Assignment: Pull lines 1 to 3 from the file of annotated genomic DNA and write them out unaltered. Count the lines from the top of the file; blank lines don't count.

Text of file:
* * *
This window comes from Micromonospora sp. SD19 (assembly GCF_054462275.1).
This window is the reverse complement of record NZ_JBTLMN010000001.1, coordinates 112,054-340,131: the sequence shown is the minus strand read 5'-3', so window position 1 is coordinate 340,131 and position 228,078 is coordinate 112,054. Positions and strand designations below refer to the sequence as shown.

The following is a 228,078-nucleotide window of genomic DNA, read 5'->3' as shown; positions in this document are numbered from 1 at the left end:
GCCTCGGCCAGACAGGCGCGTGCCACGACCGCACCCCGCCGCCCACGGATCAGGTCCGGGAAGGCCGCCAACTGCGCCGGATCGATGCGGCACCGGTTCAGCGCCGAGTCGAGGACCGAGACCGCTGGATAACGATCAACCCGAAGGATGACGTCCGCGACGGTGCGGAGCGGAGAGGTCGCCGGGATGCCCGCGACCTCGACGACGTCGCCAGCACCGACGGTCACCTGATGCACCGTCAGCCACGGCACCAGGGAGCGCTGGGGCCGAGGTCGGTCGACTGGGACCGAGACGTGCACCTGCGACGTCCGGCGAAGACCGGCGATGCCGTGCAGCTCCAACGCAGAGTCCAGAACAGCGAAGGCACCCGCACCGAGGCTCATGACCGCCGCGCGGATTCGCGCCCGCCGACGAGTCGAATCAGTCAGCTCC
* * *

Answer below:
This window comes from Micromonospora sp. SD19 (assembly GCF_054462275.1).
This window is the reverse complement of record NZ_JBTLMN010000001.1, coordinates 112,054-340,131: the sequence shown is the minus strand read 5'-3', so window position 1 is coordinate 340,131 and position 228,078 is coordinate 112,054. Positions and strand designations below refer to the sequence as shown.

The following is a 228,078-nucleotide window of genomic DNA, read 5'->3' as shown; positions in this document are numbered from 1 at the left end: